WASHINGTON (CNNMoney) -- Washington leaders said "never again" to "too big to fail," vowing that the next time, they'd put a troubled big bank out of its misery.
But are they really ready for a big bank failure? Nobody knows.
This week's big stock dive in Bank of America -- which has balance sheets still loaded with the remains of the housing crisis -- has gotten Wall Street veterans thinking about what would happen if a big bank needed help from the government.
Shares of Bank of America (BAC, Fortune 500) , Citigroup (C, Fortune 500), Goldman Sachs (GS, Fortune 500) and Morgan Stanley (MS, Fortune 500) dropped more than 7% on Wednesday. They dropped by even more Monday, although there was a partial rebound the following day.
Bank of America got a bit of relief on Wednesday, with mortgage backer Fannie Mae agreeing to buy $500 million worth of servicing rights of some of the bank's bad mortgages. But Bank of America remains high on the watch list.
"I think the FDIC is ready, they've been getting ready for this for a while. The question is: Are Tim Geithner and Obama ready?" asked Christopher Whalen, a banking analyst with Institutional Risk Analytics. "Do we want this situation to muddle along? Or do we pre-empt and restructure?"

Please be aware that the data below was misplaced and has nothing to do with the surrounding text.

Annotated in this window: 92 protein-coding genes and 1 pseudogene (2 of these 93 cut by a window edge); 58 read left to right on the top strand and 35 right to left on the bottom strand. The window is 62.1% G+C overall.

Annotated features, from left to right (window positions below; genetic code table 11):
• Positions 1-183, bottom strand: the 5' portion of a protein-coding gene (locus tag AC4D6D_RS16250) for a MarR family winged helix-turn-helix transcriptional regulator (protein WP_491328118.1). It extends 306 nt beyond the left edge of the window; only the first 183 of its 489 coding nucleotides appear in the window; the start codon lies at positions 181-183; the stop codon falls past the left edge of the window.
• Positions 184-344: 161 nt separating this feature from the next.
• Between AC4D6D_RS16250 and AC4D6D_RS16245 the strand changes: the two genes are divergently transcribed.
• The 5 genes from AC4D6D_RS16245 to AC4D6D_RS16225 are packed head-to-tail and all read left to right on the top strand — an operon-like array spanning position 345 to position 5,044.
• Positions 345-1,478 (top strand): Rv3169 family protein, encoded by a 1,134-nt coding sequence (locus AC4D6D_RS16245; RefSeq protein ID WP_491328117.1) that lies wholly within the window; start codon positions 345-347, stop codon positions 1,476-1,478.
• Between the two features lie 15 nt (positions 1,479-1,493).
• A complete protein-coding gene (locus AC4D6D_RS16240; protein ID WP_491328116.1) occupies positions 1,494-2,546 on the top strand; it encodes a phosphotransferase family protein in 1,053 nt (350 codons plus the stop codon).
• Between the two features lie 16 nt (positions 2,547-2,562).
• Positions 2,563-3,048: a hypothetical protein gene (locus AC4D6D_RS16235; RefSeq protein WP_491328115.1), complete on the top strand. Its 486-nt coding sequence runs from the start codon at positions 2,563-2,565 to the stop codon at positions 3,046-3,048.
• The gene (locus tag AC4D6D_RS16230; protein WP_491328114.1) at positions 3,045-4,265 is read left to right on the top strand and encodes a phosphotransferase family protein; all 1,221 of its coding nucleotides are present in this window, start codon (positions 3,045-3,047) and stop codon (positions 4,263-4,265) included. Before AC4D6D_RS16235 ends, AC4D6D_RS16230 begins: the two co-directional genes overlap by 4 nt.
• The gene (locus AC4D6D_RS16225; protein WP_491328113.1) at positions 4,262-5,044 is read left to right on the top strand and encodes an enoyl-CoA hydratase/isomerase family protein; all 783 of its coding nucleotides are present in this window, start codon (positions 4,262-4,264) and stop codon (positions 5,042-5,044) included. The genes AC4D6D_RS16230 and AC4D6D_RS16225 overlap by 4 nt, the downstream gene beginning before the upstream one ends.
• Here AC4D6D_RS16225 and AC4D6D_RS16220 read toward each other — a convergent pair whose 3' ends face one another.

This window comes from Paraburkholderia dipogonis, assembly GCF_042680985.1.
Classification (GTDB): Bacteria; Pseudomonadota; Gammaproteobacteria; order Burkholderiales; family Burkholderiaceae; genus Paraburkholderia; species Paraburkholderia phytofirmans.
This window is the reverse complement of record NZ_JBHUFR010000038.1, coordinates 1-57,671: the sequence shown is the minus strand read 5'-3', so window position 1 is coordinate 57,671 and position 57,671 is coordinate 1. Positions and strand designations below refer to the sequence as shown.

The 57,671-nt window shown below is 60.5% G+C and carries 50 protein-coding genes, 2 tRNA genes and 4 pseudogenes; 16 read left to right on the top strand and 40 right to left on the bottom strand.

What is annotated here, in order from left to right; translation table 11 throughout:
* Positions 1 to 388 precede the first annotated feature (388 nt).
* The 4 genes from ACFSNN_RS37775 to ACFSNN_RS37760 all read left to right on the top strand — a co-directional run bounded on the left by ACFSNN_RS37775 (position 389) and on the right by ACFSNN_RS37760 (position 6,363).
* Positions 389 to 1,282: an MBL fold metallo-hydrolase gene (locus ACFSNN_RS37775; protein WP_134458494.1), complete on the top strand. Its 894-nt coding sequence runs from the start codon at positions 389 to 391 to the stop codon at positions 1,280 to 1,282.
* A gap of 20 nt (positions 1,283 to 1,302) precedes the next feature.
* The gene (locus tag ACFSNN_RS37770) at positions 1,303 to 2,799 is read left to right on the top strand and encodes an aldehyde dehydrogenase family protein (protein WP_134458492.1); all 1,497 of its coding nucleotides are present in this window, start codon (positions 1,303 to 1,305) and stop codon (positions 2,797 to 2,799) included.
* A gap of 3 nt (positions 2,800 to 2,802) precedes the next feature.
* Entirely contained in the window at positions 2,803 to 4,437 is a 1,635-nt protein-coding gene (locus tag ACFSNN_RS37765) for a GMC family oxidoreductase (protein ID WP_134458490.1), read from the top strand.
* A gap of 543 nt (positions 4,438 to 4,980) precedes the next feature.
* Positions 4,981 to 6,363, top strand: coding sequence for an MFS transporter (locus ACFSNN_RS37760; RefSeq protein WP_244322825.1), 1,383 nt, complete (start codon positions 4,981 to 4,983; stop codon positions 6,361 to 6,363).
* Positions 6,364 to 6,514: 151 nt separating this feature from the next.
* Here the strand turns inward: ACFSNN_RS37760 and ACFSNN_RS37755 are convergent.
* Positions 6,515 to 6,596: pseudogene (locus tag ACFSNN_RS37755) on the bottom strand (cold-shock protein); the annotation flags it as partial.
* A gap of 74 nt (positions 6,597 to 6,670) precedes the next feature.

Banking analyst Richard Bove of Rochdale Securities told Fortune on Monday that such takeover rumors are "all baloney," since banks, including Bank of America, have far more liquidity and excess capital than they did in 2008.
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Others acknowledge that a worst-case-scenario run on the banks could force regulators' hands on a failure, since traditional bailouts aren't a political option. Experts on the frontline of the 2008 financial crisis say they don't believe regulators are truly prepared.